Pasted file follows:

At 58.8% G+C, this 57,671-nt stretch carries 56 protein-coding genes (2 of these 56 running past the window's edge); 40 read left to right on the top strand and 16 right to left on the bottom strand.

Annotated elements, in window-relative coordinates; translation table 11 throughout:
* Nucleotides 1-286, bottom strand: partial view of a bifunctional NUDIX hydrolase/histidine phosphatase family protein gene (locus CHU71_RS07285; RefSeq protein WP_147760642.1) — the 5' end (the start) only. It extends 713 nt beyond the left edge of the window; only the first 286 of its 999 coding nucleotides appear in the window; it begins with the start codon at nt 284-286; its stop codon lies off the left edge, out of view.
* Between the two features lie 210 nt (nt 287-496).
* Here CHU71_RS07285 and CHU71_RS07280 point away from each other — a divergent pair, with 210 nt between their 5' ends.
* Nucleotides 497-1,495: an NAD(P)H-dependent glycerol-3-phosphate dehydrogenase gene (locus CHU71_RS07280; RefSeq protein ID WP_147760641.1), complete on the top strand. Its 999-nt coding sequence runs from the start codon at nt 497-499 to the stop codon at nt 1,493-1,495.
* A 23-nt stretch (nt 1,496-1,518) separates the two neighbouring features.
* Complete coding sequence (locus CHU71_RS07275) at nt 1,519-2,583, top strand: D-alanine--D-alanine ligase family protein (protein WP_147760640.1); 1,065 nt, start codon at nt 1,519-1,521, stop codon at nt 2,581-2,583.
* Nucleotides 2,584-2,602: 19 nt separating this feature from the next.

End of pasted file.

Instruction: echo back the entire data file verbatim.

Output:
At 58.8% G+C, this 57,671-nt stretch carries 56 protein-coding genes (2 of these 56 running past the window's edge); 40 read left to right on the top strand and 16 right to left on the bottom strand.

Annotated elements, in window-relative coordinates; translation table 11 throughout:
* Nucleotides 1-286, bottom strand: partial view of a bifunctional NUDIX hydrolase/histidine phosphatase family protein gene (locus CHU71_RS07285; RefSeq protein WP_147760642.1) — the 5' end (the start) only. It extends 713 nt beyond the left edge of the window; only the first 286 of its 999 coding nucleotides appear in the window; it begins with the start codon at nt 284-286; its stop codon lies off the left edge, out of view.
* Between the two features lie 210 nt (nt 287-496).
* Here CHU71_RS07285 and CHU71_RS07280 point away from each other — a divergent pair, with 210 nt between their 5' ends.
* Nucleotides 497-1,495: an NAD(P)H-dependent glycerol-3-phosphate dehydrogenase gene (locus CHU71_RS07280; RefSeq protein ID WP_147760641.1), complete on the top strand. Its 999-nt coding sequence runs from the start codon at nt 497-499 to the stop codon at nt 1,493-1,495.
* A 23-nt stretch (nt 1,496-1,518) separates the two neighbouring features.
* Complete coding sequence (locus CHU71_RS07275) at nt 1,519-2,583, top strand: D-alanine--D-alanine ligase family protein (protein WP_147760640.1); 1,065 nt, start codon at nt 1,519-1,521, stop codon at nt 2,581-2,583.
* Nucleotides 2,584-2,602: 19 nt separating this feature from the next.